October 25, 2006
There's Rogers and Hammerstein, Lerner and Loewe, Gilbert and Sullivan, George and Ira, and so it goes, but what about librettists? How come in opera only the composer gets major billing? Mozart and . . . ?
Rodney Bolt fills the gap with a fascinating biography of a fascinating character — Lorenzo Da Ponte, whose sparking words inform Le Nozze di Figaro, Don Giovanni, Cos' Fan Tutti, among numerous other pieces he wrote for Mozart and for others, including Salieri, becoming one of the most prolific, remarkable and bizarre characters in musical history. But he was undoubtedly Wolfgang Amade (yes, that's the way he spelled it) Mozart's best collaborator. Librettists often get ignored, Bolt notes, because of the "sorry quality of the libretto, but at his best, Da Ponte warrants praise and attention."
Da Ponte's story, so incredible, seems right out of opera buffa. A poor Jewish boy from Ceneda, in the province of Treviso, his father, an impoverished leatherworker, converted the family a year after Emannuele Conegliano's bar mitzvah (the new name, Da Ponte, came from the presiding bishop).
Lorenzo, who became a priest (a sure-fire way to get an education and obviously no impediment to love affairs and resulting progeny), was a superb linguist, charmer, manipulator, impresario and poet. He also, in time, became a founder of Italian opera in provincial America and a memoirist, writing five egoistic volumes full of scandal and intrigue.
All through his life, when he was not self-destructing, he took places by storm — Venice, Vienna, London, and, eventually, Lower Manhattan, where he became a grocer and then, failing at that, a bookseller, tutor of Italian and teacher, Columbia College's first professor of Italian, in fact.
He died in New York in 1838 at the age of 89, having been at turns admired, banished, impoverished, enriched, feted, attacked and loved. Bolt aptly calls him a "serial romantic."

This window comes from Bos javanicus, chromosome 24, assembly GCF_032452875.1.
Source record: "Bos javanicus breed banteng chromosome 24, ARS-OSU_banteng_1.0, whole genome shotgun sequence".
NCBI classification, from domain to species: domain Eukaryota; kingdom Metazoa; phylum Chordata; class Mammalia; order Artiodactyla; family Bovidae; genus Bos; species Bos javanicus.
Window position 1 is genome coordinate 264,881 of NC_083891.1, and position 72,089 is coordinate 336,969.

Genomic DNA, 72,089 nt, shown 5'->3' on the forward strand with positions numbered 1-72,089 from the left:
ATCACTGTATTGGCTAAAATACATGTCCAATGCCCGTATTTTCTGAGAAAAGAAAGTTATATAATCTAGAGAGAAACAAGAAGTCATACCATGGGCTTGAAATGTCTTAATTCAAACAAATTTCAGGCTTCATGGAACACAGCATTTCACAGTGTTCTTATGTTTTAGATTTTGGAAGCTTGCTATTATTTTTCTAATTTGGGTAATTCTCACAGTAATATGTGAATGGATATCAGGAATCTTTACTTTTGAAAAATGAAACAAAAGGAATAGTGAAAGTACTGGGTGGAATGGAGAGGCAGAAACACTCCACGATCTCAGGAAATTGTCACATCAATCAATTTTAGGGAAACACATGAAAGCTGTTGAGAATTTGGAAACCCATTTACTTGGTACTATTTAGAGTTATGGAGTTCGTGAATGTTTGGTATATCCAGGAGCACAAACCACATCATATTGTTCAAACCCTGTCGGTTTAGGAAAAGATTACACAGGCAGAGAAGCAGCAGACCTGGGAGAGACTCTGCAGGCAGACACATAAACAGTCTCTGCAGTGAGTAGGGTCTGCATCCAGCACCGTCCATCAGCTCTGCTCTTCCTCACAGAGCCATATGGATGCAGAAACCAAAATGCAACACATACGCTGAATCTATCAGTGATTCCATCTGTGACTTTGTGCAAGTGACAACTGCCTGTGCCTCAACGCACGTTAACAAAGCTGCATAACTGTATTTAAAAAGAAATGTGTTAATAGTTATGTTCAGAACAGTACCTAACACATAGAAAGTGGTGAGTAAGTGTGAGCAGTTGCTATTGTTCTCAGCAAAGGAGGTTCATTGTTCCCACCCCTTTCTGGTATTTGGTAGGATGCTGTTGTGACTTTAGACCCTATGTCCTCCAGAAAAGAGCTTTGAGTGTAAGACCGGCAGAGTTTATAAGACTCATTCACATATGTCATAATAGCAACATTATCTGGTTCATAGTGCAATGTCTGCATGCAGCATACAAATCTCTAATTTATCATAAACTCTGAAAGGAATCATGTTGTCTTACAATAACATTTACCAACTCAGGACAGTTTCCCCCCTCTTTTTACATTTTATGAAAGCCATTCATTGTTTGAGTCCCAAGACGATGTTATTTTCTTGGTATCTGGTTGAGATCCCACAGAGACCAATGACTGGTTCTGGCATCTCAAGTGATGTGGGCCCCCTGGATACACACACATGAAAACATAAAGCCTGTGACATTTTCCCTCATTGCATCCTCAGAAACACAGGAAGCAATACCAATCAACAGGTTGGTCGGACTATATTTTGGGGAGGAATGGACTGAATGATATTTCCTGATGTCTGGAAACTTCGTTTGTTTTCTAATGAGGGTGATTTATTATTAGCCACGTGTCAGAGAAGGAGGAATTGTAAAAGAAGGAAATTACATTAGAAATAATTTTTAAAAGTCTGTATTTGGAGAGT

Said to have been extremely handsome, even after he became virtually toothless (the result of a cuckolded rival's giving him a so-called balm for sore gums), he managed to attract in midlife the steady affection of Nancy, a wealthy English woman who became his wife of sorts for 40 years and stood by him as he kept blowing advantages on improbable schemes.
Despite his often impolitic and temper-ridden behavior, he was admirably constant in his love of Italian letters and literature and his humor and wit made him a natural for Mozart. Bolt fairly shows Da Ponte as the vain, often venomous and reckless libertine he was, with a gift for exciting the worst in others, but he also shows Da Ponte to have been a successful charmer, able to wheedle significant positions with the aid of significant friends.
In New York he became a favorite of high society, including the aristocratic Clement ("Twas the Night Before Christmas") Clarke Moore, who became a generous advocate and financial supporter.
Rodney Bolt, an award-winning theatre director and writer, has a big book here, replete with endnotes, appendices and index. Scrupulously researched, it is not only a fine biography but an engaging history of the times, and what times they were! Bolt brings to life not just the carnival that was Venice in the 18th-century — in all its sights and smells, rivalries, gossip and intrigue — but also sniffs out the new political stirrings in Hapsburg Europe, particularly Enlightenment ideas, inspired in no small part by the American Revolution.
That some of this revolutionary fervor could be found in the breast of Emperor Joseph II, brother of Marie Antoinette, is ironic: a highly literate and cultured ruler, the emperor took a chance on the as-yet-untried Da Ponte and appointed him opera poet to his court. The story of Da Ponte and his times is, as Bolt says, a story of four eras and four cities. Never the hero or left entirely in the wings, Lorenzo Da Ponte was, in his own words "one of the leading players."
His disastrous lack of business sense never seemed to have dimmed his innovative and creative drive at a time when censorship and lack of copyright made those whose livelihood depended on being recognized dependent upon favors. Da Ponte, like everyone else, borrowed freely for plots and motifs, but no doubt also exploited source material close to home. Mozart's Lorenzo Da Ponte — it's hard to believe that his bones lie in an unmarked grave somewhere in Calvary Cemetery in Queens.
The Librettist of Venice: The Remarkable Life of Lorenzo Da Ponte: Mozart's Poet, Casanova's Friend, and Italian Opera's Impresario in America, by Rodney Bolt. Bloomsbury, 428 pp., $29.95. Photos.